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A Canadian documentary, Influence, profiles the late Tim Bell, a state of the art political consultant, in the United Kingdom. His firm, Bell Pottinger, had a long history of advocacy for authoritarian clients from Syria’s Bashar Assad to South Africa’s Jacob Zuma. He was, in a phrase, a disinformation artist.

Like Frank FIgliuzzi, Kent Harrington, former CIA spokesman, is worried about the disruption and delegitimization of the 2020 election. In MediaVillage, he writes that Bell’ story, as recounted in Influence, is a cautionary tale for American voters who don’t think they need to pay attention to other countries.

Thanks to two South African journalists and filmmakers, Influence has arrived in time to give Americans a chance to think again. The documentary is all about how advertising metastasized into political consulting to transform politics. The work of Richard Poplak and Diana Neille, the 2020 Sundance Film Festival selection just aired on the Canadian Broadcasting Corporation. It deserves a wide audience south of the border before Americans go to the polls this year.

Influence uses the biography of the late Lord Tim Bell (pictured at top and below), an ad man-turned-political-consultant ennobled for helping Prime Minister Margaret Thatcher win three elections, as its connective tissue. Bell’s story is more than the tale of the rise and fall of a hustler whose firm, Bell Pottinger, collapsed in 2017 after an exposé of its racist campaign supporting South African president Jacob Zuma and his corrupt backers. It’s an allegory about how money married to power can master politics anywhere, including in constitutional democracies.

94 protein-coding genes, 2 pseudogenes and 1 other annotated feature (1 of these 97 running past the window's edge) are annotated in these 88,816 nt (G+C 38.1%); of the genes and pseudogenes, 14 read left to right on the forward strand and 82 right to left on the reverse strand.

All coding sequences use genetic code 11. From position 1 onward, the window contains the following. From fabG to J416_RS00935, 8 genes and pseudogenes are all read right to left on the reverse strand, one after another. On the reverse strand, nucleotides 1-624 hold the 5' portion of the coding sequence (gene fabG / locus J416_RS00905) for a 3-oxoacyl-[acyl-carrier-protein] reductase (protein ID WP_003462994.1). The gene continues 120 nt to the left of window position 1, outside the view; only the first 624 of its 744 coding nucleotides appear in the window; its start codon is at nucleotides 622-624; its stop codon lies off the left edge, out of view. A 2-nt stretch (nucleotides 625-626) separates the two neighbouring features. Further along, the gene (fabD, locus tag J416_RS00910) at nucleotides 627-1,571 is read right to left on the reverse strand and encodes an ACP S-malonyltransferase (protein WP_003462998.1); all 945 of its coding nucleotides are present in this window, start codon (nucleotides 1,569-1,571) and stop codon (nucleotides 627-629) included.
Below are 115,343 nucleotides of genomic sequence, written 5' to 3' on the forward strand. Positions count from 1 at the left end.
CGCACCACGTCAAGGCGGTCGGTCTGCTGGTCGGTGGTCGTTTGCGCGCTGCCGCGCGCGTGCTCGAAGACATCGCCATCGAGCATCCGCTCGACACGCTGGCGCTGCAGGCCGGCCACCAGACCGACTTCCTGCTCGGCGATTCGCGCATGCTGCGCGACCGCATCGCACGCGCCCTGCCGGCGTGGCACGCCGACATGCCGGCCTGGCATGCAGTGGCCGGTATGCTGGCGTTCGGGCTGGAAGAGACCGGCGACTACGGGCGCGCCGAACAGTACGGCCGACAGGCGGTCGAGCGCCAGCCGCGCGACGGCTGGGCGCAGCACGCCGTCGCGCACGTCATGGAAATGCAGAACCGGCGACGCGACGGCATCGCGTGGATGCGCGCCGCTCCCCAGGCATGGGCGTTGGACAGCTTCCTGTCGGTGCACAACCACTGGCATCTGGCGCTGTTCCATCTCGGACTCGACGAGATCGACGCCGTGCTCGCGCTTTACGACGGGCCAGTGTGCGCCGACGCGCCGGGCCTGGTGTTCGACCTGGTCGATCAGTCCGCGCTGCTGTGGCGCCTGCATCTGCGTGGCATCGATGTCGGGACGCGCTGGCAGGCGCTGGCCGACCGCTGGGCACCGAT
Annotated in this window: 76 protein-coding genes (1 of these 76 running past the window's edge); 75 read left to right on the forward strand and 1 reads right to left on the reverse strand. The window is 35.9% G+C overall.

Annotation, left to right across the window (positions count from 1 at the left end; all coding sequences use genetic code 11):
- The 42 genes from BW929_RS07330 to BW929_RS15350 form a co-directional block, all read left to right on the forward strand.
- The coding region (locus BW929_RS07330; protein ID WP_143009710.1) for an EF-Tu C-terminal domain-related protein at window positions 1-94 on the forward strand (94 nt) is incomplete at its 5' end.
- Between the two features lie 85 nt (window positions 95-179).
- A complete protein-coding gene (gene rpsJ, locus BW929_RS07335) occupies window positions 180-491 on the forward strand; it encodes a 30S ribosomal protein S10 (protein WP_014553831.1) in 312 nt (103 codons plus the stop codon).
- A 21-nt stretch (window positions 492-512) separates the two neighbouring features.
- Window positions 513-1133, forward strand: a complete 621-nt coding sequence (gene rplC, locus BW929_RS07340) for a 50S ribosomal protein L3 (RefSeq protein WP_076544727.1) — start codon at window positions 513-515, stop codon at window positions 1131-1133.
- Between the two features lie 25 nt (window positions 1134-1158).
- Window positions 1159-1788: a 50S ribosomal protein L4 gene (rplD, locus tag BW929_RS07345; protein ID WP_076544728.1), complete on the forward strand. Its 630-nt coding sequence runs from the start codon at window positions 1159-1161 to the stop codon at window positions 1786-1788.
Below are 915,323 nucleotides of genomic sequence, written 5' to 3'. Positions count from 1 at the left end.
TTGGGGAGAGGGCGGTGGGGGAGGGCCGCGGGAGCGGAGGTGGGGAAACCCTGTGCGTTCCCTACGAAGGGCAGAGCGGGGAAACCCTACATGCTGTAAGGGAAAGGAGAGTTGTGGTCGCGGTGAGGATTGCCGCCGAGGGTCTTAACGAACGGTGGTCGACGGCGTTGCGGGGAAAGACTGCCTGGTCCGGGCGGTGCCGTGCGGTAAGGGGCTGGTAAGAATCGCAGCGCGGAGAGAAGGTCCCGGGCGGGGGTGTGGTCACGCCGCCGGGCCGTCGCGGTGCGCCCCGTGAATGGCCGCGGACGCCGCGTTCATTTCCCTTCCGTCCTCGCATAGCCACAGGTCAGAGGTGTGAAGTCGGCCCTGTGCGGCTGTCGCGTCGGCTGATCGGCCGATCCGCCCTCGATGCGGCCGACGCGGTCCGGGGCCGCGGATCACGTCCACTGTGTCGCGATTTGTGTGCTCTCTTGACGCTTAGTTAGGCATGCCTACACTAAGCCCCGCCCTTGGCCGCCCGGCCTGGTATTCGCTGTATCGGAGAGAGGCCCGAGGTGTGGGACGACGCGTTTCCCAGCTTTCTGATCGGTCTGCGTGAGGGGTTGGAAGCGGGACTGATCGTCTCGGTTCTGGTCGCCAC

Harrington notes that the Trump re-election campaign is using all the tactics that Bell used in South Africa to drum up a racially divisive, factually flawed campaign to save Zuma, the embattled incumbent.

“With billions of dollars coursing through the US presidential election, a political consulting industry is putting the same tools and tactics on offer, not to mention once sold, on the Web, on air, and on screen, every day.

“Their infectiousness in an already divided body politic and society is obvious. So are the ends of the people who peddle them—their bottom line—as well as the goals of their client. The question is: how much damage will they do?”

Source: “Influence” Shows Why if You’re Not Worried About the November Election, You Should Be | MediaVillage

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